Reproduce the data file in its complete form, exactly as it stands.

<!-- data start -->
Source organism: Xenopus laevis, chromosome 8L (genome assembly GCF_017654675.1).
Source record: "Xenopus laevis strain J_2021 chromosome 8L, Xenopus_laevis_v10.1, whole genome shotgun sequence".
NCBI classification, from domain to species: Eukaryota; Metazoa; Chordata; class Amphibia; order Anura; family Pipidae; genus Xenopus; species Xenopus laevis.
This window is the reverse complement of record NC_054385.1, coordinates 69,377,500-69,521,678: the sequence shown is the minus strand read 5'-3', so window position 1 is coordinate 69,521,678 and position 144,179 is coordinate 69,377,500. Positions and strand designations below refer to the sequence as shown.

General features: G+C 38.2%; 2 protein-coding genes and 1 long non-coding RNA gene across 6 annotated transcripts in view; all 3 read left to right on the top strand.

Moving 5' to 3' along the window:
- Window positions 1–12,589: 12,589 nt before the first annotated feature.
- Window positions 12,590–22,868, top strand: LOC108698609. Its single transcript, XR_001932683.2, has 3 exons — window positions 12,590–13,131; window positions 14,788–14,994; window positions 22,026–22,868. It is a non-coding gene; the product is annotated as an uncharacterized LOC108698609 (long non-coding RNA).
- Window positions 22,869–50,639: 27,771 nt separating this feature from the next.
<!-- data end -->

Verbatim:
Source organism: Xenopus laevis, chromosome 8L (genome assembly GCF_017654675.1).
Source record: "Xenopus laevis strain J_2021 chromosome 8L, Xenopus_laevis_v10.1, whole genome shotgun sequence".
NCBI classification, from domain to species: Eukaryota; Metazoa; Chordata; class Amphibia; order Anura; family Pipidae; genus Xenopus; species Xenopus laevis.
This window is the reverse complement of record NC_054385.1, coordinates 69,377,500-69,521,678: the sequence shown is the minus strand read 5'-3', so window position 1 is coordinate 69,521,678 and position 144,179 is coordinate 69,377,500. Positions and strand designations below refer to the sequence as shown.

General features: G+C 38.2%; 2 protein-coding genes and 1 long non-coding RNA gene across 6 annotated transcripts in view; all 3 read left to right on the top strand.

Moving 5' to 3' along the window:
- Window positions 1–12,589: 12,589 nt before the first annotated feature.
- Window positions 12,590–22,868, top strand: LOC108698609. Its single transcript, XR_001932683.2, has 3 exons — window positions 12,590–13,131; window positions 14,788–14,994; window positions 22,026–22,868. It is a non-coding gene; the product is annotated as an uncharacterized LOC108698609 (long non-coding RNA).
- Window positions 22,869–50,639: 27,771 nt separating this feature from the next.